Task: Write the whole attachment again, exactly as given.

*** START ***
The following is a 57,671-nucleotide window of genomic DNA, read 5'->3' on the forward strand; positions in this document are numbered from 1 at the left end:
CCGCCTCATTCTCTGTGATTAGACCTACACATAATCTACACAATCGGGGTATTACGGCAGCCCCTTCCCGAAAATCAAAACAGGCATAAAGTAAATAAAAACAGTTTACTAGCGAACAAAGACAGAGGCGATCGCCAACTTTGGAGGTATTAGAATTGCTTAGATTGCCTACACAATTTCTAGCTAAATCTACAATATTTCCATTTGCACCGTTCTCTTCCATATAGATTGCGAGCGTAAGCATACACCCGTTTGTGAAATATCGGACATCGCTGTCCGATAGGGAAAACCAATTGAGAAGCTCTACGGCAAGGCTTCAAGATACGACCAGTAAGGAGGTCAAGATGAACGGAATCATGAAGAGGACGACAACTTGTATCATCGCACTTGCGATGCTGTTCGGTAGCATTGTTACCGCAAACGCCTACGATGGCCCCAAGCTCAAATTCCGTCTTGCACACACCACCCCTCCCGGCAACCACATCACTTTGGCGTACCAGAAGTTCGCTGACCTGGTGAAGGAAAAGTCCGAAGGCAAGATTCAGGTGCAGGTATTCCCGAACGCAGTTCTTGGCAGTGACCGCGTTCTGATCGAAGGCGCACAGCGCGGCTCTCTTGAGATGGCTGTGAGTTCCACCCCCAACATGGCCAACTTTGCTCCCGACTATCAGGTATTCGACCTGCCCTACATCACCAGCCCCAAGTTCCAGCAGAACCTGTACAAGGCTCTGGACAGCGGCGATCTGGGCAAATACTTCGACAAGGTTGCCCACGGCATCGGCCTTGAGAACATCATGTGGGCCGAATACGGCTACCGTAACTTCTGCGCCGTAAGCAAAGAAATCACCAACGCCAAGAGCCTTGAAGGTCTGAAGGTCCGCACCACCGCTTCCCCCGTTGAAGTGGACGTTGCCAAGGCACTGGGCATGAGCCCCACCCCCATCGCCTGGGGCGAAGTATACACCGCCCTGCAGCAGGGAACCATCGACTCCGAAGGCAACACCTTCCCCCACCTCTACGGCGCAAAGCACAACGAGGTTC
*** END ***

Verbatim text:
The following is a 57,671-nucleotide window of genomic DNA, read 5'->3' on the forward strand; positions in this document are numbered from 1 at the left end:
CCGCCTCATTCTCTGTGATTAGACCTACACATAATCTACACAATCGGGGTATTACGGCAGCCCCTTCCCGAAAATCAAAACAGGCATAAAGTAAATAAAAACAGTTTACTAGCGAACAAAGACAGAGGCGATCGCCAACTTTGGAGGTATTAGAATTGCTTAGATTGCCTACACAATTTCTAGCTAAATCTACAATATTTCCATTTGCACCGTTCTCTTCCATATAGATTGCGAGCGTAAGCATACACCCGTTTGTGAAATATCGGACATCGCTGTCCGATAGGGAAAACCAATTGAGAAGCTCTACGGCAAGGCTTCAAGATACGACCAGTAAGGAGGTCAAGATGAACGGAATCATGAAGAGGACGACAACTTGTATCATCGCACTTGCGATGCTGTTCGGTAGCATTGTTACCGCAAACGCCTACGATGGCCCCAAGCTCAAATTCCGTCTTGCACACACCACCCCTCCCGGCAACCACATCACTTTGGCGTACCAGAAGTTCGCTGACCTGGTGAAGGAAAAGTCCGAAGGCAAGATTCAGGTGCAGGTATTCCCGAACGCAGTTCTTGGCAGTGACCGCGTTCTGATCGAAGGCGCACAGCGCGGCTCTCTTGAGATGGCTGTGAGTTCCACCCCCAACATGGCCAACTTTGCTCCCGACTATCAGGTATTCGACCTGCCCTACATCACCAGCCCCAAGTTCCAGCAGAACCTGTACAAGGCTCTGGACAGCGGCGATCTGGGCAAATACTTCGACAAGGTTGCCCACGGCATCGGCCTTGAGAACATCATGTGGGCCGAATACGGCTACCGTAACTTCTGCGCCGTAAGCAAAGAAATCACCAACGCCAAGAGCCTTGAAGGTCTGAAGGTCCGCACCACCGCTTCCCCCGTTGAAGTGGACGTTGCCAAGGCACTGGGCATGAGCCCCACCCCCATCGCCTGGGGCGAAGTATACACCGCCCTGCAGCAGGGAACCATCGACTCCGAAGGCAACACCTTCCCCCACCTCTACGGCGCAAAGCACAACGAGGTTC